Research Review Talks Now on YouTube

Tuesday, October 28, 2014

In case you couldn't make it to the Annual Research Review on Friday, October 10, we've posted the videos on our YouTube channel. Check them out there or below.

 


 

Algorithmic and Statistical Perspectives on Large-Scale Data Analysis
Professor Michael Mahoney
Research Initiatives and
Statistics Department, UC Berkeley

Abstract:
Computer scientists have historically adopted quite different views on data (and thus on data management and data analysis) than statisticians, natural scientists, social scientists, and nearly everyone else who uses computation as a tool toward some downstream goal. For example, the former tend to view the data as noiseless bits and focus on algorithms with bounds on worst-case running time, independent of the input; while the latter typically have, either explicitly or implicitly, an underlying statistical model in mind and are interested in using computation and data to gain insight into the world. These issues are relevant now that “large-scale data analysis" has gone from being a technical topic of interest to a subset of computer scientists, to a cultural phenomenon that has a direct effect on nearly everyone. In this talk, I'll share some of my thoughts on these topics, I'll describe two applications (one in social network analysis and one in human genetics) where challenges related to these issues arose and describe how we dealt with them, and I'll offer some thoughts on how this so-called “Big Data" area might evolve.

 
 

 

How Governments Hack their Opponents
Bill Marczak
ICSI and UC Berkeley

Abstract:
Repressive nation-states have long monitored telecommunications to keep tabs on political dissent. However, increasing use of encryption on the web, the global nature of modern opposition movements, and productization of hacking tools are causing these governments to attempt infiltrations of targets' computers and mobile phones to steal information. This talk will explore the different types of actors conducting such hacking in the Middle East and the Horn of Africa – the governments themselves, cyber mercenary groups, and cyber militias – and look at the technology they use, ranging from expensive government-only “lawful intercept" kits, to tools from the cybercrime underground. The talk will tie this hacking to real-world consequences suffered by victims, including arrests, interrogations, and imprisonment.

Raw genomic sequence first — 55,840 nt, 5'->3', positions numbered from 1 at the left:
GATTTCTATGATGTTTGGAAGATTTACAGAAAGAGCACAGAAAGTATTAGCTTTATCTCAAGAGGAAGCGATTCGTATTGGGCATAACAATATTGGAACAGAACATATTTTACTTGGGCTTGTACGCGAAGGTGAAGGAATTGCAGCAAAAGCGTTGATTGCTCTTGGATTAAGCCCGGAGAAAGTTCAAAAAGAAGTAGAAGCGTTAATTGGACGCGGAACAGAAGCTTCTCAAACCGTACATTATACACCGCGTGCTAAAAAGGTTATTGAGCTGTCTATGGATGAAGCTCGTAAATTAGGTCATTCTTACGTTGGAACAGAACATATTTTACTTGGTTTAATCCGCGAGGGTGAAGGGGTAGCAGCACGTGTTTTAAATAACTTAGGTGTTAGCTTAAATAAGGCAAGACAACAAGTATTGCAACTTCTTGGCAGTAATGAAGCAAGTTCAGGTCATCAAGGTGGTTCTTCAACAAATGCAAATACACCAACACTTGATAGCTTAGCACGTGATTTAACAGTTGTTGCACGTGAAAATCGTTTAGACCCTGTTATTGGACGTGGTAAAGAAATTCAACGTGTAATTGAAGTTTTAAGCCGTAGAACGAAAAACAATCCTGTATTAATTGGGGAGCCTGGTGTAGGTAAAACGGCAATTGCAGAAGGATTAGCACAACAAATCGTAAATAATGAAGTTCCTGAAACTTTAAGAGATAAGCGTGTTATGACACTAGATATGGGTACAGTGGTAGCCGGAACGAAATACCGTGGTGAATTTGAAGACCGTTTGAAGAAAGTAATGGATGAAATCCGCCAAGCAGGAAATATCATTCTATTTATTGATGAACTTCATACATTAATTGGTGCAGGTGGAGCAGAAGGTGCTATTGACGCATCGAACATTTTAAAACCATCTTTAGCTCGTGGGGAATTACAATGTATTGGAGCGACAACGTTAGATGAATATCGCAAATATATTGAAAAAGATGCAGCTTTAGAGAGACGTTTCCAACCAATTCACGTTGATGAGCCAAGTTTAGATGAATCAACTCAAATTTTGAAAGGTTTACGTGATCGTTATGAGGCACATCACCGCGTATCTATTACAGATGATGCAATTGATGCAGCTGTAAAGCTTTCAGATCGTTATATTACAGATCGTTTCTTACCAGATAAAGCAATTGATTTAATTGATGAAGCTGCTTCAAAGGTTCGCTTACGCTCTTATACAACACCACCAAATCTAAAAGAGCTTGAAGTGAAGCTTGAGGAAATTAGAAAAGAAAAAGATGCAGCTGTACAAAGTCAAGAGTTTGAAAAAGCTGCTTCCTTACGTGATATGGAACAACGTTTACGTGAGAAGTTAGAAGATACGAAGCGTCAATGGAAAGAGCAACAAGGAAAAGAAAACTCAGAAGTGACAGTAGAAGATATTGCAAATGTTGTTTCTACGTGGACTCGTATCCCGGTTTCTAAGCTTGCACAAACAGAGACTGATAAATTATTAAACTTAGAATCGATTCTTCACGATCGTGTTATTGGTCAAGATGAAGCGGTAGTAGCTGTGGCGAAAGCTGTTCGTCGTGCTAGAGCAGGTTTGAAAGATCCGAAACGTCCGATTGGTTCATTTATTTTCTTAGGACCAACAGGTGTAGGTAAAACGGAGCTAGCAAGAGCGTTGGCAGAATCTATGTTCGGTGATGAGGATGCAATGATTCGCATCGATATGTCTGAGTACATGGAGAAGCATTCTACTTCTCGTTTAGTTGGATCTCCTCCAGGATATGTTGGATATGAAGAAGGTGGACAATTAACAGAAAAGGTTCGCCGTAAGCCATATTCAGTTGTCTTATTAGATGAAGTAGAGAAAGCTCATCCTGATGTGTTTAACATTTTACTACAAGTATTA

The Matter of Heartbleed
Frank Li
ICSI and UC Berkeley

Abstract:
The Heartbleed vulnerability took the Internet by surprise in April 2014. The vulnerability, one of the most consequential since the advent of the commercial Internet, allowed attackers to read protected memory from remote servers, potentially including user passwords and cryptographic master keys. I'll discuss a comprehensive, measurement-based analysis of the vulnerability's impact, including tracking the vulnerable population, assessing how sites responded, observing the stress placed on the HTTPS certificate ecosystem and the activity of attackers, and our experiences with attempting to notify more than 4,000 Internet sites regarding their ongoing vulnerability.

 
 

 

Individualized Privacy and Security Mechanisms
Serge Egelman
ICSI and UC Berkeley

Abstract:
Prior usable security and privacy research has reduced risks by showing how to design privacy and security systems to fit the "average user." Of course, no person perfectly fits this profile, and therefore current solutions are only likely to yield local maxima. We are in the process of studying how individual differences (e.g., personality traits) impact risk perceptions and preferences, and that by doing this, we hope to design future systems that are optimized for individuals. For instance, inferences about an individual, learned through observations over time, may allow a system to automatically set more appropriate default privacy settings or redesign security mitigations so as to appear more salient to that individual.

 
 

 

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